So, having read and enjoyed Casino Royale, I couldn't really resist reading Live and Let Die (1954). Most people who have seen the films maybe haven't read the books and frankly they're missing out. What has continued to delight me about the novels is the fact that they are a lot darker and more serious than the Bond films. 

In the second novel, James Bond is called into action to take on a Harlem gangster, Mr Big, and his network of criminality that inevitably leads back to SMERSH. The nature of Mr Big's activities revolves around the selling of 17th Century gold coins in order to bankroll Soviet spies' operations in the USA. Meaning that the locus of the tensions moves from British-Soviet relations to US-Soviet relations - the biggest area of tension during the Cold War. 

From Harlem and the jazz clubs, all the way to the Everglades, it seems that Mr Big's network is endless and this claustrophobia is recreated in Fleming's writing. The story eventually leads to the tropical paradise of Jamaica where Mr Big has his island base. 

There is of course the customary damsel in distress, Solitaire, who is able to see into the future. Having been used in the past by Mr Big to build his operations, she defects to assist Bond before being kidnapped and taken to Mr Big's mysterious island off the coast of mainland Jamaica. 

The action has serious pace, yet the novel does the depth of the characters a whole lot more justice than the film ever could. You really get a sense of the threat of the violence and edginess emanating from the voodoo underworld throughout - something lost in the technicolour campness of the 1973 film. 

Fleming's writing, it is clear to see, had developed by the time of writing the second Bond novel. The plot is a lot tighter and moves fluidly from chapter to chapter, almost always having a small cliffhanger at the end of each. Of particular interest to modern readers are the terms by which Fleming refers to the black characters. Words such as 'purple' to describe very dark skin tone, 'nigger' and 'negress' are all terms that show the novel is of its time - whether the use of such words is racist, or just displaying the mild ignorance of the period, is for scholars to decide.

Review for Live and Let Die adapted from an Ayohcee review previously available on LivingSocial:Books before the closure of that site.

Sunday, August 14, 2011

Casino Royale by Ian Fleming

Cover image © Penguin Viking
It was always going to be the case that, after reading a 'new' James Bond novel authored by Sebastian Faulks writing as Ian Fleming, I would need to go back to the roots of the story. So, when looking at the vast back-catalogue of Fleming's Bond novels I was surprised to see that Casino Royale (1953), one of the most recent Bond films, was actually the starting point for Bond as a character in the series of novels. 

The first novel follows Bond, a British Secret Service spy, on a mission to a Casino in Royale-Les-Eaux, a (fictional) northern French resort. His aim is to bankrupt Le Chiffre, an operative and paymaster for the Soviet counterintelligence agency SMERSH - a name which means 'death to spies'. Operating undercover as a Jamaican playboy, Bond very nearly comes unstuck at the baccarat table, before getting a little financial help from his CIA friends.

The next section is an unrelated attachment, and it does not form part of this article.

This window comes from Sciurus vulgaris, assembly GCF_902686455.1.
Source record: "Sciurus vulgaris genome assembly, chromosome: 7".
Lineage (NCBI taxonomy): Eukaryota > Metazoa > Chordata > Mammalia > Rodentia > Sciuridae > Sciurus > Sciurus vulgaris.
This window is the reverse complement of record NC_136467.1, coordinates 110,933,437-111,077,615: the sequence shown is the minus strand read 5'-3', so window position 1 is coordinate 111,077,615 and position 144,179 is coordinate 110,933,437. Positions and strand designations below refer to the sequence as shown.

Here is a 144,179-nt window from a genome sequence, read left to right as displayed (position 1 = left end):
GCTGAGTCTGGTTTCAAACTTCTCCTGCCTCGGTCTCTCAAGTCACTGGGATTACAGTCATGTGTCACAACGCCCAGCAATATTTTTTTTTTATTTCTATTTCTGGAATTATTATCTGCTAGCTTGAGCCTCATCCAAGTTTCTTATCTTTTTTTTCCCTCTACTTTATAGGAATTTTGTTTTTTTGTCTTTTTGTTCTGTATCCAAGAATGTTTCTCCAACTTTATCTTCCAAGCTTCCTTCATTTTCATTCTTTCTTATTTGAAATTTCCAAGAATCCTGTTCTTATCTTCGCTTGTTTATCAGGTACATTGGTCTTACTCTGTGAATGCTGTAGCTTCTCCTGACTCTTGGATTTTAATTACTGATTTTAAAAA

Job done? Not quite. From here events move quickly as Le Chiffre takes his revenge for the harm that Bond has done to his finances and needless to say, there is woman involved in the mix too, Vesper Lynd (supposedly a phonetic play on 'West Berlin). The story twists and turns with the action slowing down and speeding up beautifully before the unexpected ending. 

Strikingly, the James Bond of the novels is not an invincible superhero and he takes a serious beating at the hands of his nemesis in this novel and is without the arsenal of gadgets that the film directors afford him. Yes the womanising, smooth-talking, cool character is evident, but the book has a dark, almost sadistic undertone that keeps the reader flinching as blows reign down on Bond's body. 

This novel sets up Bond's character magnificently for sequels and showcases Fleming's fantastic ability to capture characters, locations and opulance, as well as darkness, pain and suffering.

Saturday, August 13, 2011

The Bakiga Window: Enter Stage Right


A young girl waiting for her turn on stage.

A young girl stands nervously biting her nails whilst holding a couple of pompoms. Peering around the corner of the doorframe, into a room darkened by the inclement weather outside, she watches as her teachers perform a number of traditional Kikiga and Rwandese dances. Her turn will be soon.

It is Wednesday 13th April and after spending the first half of the morning at Blessed Academy's out of town nursery, we are now at the main primary school premises in Kabale. It is still raining heavily and the roads have nearly finished their transitions into flowing rivers of red mud.

I feel a tiny bit on edge as the first performances unfold in front of the other class children, the teachers and the small bazungu audience. I guess that the uncertainty comes as a result of watching a show without having any idea of what is going on beyond the obvious aesthetic display.

Questions continually pop into my mind: What does this movement symbolise? Why is that man wearing a straw wig? Is this Kikiga or Rwandese?What are the items that look a lot like giant butternut squashes the girls are dancing with?

After fighting my enquiring mind into submission, I just decide to let it go and I watch intently as, teachers, and then the children, take it in turns to dance and sing. Everyone from the smallest of P1 pupils to the tallest of P7 pupils has a part to play - in all instances they play their parts impeccably.